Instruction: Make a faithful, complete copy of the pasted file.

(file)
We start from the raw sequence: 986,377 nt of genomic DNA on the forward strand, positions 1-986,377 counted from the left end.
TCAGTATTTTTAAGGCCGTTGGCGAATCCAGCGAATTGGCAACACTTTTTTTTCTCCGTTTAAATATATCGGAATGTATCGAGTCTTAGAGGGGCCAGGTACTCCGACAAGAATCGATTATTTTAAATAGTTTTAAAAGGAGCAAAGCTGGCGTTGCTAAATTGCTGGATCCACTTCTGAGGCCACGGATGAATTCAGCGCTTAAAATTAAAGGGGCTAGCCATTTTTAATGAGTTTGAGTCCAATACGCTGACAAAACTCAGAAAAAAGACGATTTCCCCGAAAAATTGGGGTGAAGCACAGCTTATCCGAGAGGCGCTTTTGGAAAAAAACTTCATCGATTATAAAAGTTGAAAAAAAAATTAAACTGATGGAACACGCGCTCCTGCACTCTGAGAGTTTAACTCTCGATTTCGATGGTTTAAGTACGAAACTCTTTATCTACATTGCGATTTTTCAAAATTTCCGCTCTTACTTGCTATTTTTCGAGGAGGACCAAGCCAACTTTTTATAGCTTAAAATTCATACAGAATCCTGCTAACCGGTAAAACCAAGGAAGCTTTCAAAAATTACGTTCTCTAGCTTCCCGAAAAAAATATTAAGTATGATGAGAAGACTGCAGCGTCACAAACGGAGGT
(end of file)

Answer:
We start from the raw sequence: 986,377 nt of genomic DNA on the forward strand, positions 1-986,377 counted from the left end.
TCAGTATTTTTAAGGCCGTTGGCGAATCCAGCGAATTGGCAACACTTTTTTTTCTCCGTTTAAATATATCGGAATGTATCGAGTCTTAGAGGGGCCAGGTACTCCGACAAGAATCGATTATTTTAAATAGTTTTAAAAGGAGCAAAGCTGGCGTTGCTAAATTGCTGGATCCACTTCTGAGGCCACGGATGAATTCAGCGCTTAAAATTAAAGGGGCTAGCCATTTTTAATGAGTTTGAGTCCAATACGCTGACAAAACTCAGAAAAAAGACGATTTCCCCGAAAAATTGGGGTGAAGCACAGCTTATCCGAGAGGCGCTTTTGGAAAAAAACTTCATCGATTATAAAAGTTGAAAAAAAAATTAAACTGATGGAACACGCGCTCCTGCACTCTGAGAGTTTAACTCTCGATTTCGATGGTTTAAGTACGAAACTCTTTATCTACATTGCGATTTTTCAAAATTTCCGCTCTTACTTGCTATTTTTCGAGGAGGACCAAGCCAACTTTTTATAGCTTAAAATTCATACAGAATCCTGCTAACCGGTAAAACCAAGGAAGCTTTCAAAAATTACGTTCTCTAGCTTCCCGAAAAAAATATTAAGTATGATGAGAAGACTGCAGCGTCACAAACGGAGGT